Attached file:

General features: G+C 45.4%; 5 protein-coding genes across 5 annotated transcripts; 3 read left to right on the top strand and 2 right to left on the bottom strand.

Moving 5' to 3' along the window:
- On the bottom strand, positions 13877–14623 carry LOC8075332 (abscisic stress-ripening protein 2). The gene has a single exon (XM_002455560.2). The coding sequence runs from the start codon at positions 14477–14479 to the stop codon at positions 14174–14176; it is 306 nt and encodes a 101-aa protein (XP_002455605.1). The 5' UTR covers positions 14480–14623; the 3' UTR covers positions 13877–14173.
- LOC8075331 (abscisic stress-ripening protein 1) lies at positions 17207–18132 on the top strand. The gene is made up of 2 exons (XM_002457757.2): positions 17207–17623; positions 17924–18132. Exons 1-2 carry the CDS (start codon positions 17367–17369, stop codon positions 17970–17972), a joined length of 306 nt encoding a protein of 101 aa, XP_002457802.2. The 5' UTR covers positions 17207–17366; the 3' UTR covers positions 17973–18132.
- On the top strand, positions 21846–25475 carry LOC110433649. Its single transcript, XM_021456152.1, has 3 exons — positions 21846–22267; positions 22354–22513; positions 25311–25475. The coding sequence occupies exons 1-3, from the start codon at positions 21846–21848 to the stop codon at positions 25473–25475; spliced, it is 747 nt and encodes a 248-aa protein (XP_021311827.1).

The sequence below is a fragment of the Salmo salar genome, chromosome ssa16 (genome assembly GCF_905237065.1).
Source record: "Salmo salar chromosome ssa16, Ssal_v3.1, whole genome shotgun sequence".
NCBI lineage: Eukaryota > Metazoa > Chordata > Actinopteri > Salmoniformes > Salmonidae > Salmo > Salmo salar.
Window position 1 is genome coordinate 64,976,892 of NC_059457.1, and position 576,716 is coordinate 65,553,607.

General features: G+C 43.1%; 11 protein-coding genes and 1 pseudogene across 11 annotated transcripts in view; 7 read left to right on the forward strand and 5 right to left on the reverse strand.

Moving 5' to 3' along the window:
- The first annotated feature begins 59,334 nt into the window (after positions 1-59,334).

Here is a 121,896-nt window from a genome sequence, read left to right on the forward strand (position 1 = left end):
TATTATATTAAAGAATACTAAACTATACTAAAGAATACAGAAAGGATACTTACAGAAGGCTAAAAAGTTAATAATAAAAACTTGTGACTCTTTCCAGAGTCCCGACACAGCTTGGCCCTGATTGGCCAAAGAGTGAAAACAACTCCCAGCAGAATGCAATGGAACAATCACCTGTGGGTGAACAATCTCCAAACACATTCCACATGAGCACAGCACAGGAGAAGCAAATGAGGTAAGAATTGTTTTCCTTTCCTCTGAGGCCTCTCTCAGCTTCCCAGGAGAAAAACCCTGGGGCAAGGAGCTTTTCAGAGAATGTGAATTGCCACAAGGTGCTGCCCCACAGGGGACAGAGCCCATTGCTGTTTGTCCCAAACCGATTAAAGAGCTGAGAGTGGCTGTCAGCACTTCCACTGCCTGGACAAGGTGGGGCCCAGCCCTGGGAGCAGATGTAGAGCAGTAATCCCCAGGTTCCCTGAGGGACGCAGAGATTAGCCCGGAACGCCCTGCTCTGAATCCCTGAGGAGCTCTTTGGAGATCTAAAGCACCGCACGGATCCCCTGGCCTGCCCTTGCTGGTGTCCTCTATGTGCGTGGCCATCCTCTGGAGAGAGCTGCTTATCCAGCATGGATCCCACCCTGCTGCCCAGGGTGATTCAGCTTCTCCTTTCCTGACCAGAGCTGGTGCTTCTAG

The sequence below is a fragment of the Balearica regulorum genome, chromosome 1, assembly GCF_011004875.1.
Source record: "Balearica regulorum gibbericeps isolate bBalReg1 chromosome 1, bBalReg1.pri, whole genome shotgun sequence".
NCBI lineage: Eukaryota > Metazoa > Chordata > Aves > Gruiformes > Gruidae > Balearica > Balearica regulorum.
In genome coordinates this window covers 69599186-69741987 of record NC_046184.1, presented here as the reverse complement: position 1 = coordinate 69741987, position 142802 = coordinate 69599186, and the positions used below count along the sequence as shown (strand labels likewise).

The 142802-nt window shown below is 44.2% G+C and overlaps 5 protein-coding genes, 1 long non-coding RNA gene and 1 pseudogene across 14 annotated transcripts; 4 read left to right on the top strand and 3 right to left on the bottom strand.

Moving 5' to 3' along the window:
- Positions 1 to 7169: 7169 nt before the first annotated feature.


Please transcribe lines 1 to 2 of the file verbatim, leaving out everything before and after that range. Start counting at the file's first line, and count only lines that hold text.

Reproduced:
General features: G+C 45.4%; 5 protein-coding genes across 5 annotated transcripts; 3 read left to right on the top strand and 2 right to left on the bottom strand.

Moving 5' to 3' along the window: